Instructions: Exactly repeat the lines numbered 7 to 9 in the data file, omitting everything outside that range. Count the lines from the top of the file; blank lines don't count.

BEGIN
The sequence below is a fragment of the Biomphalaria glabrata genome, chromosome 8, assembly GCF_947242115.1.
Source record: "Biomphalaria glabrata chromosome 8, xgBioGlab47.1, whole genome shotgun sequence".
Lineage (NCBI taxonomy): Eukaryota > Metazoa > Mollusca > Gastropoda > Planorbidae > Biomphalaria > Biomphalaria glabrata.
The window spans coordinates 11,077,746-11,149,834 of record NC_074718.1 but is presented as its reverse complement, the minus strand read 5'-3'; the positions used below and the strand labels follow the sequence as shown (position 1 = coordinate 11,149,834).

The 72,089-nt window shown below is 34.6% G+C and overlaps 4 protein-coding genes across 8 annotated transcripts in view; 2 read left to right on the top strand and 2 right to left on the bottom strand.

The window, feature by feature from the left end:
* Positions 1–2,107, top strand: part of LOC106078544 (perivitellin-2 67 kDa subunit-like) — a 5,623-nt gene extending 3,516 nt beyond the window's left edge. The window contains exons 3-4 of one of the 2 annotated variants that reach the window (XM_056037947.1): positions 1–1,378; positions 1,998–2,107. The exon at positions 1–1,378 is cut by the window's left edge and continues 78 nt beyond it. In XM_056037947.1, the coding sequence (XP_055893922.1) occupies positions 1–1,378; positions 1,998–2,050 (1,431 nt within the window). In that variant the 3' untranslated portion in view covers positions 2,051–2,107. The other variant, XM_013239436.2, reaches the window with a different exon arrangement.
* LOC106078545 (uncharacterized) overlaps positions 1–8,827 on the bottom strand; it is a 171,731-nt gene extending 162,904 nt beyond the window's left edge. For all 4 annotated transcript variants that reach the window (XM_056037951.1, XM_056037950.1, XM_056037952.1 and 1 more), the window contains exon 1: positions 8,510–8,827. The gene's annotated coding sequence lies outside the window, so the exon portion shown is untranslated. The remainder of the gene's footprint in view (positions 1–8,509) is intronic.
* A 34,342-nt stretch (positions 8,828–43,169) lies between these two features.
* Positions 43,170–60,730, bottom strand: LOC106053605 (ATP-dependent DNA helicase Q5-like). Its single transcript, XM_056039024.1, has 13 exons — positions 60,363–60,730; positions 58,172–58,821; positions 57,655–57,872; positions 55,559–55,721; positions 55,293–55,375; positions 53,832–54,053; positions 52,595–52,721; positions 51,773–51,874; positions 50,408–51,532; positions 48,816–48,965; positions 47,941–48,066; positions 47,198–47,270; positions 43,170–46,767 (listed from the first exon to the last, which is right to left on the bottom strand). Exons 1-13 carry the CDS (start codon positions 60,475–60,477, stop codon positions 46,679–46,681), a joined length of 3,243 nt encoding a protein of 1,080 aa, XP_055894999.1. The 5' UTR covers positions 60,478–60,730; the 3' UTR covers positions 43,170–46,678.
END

* Positions 1–2,107, top strand: part of LOC106078544 (perivitellin-2 67 kDa subunit-like) — a 5,623-nt gene extending 3,516 nt beyond the window's left edge. The window contains exons 3-4 of one of the 2 annotated variants that reach the window (XM_056037947.1): positions 1–1,378; positions 1,998–2,107. The exon at positions 1–1,378 is cut by the window's left edge and continues 78 nt beyond it. In XM_056037947.1, the coding sequence (XP_055893922.1) occupies positions 1–1,378; positions 1,998–2,050 (1,431 nt within the window). In that variant the 3' untranslated portion in view covers positions 2,051–2,107. The other variant, XM_013239436.2, reaches the window with a different exon arrangement.
* LOC106078545 (uncharacterized) overlaps positions 1–8,827 on the bottom strand; it is a 171,731-nt gene extending 162,904 nt beyond the window's left edge. For all 4 annotated transcript variants that reach the window (XM_056037951.1, XM_056037950.1, XM_056037952.1 and 1 more), the window contains exon 1: positions 8,510–8,827. The gene's annotated coding sequence lies outside the window, so the exon portion shown is untranslated. The remainder of the gene's footprint in view (positions 1–8,509) is intronic.
* A 34,342-nt stretch (positions 8,828–43,169) lies between these two features.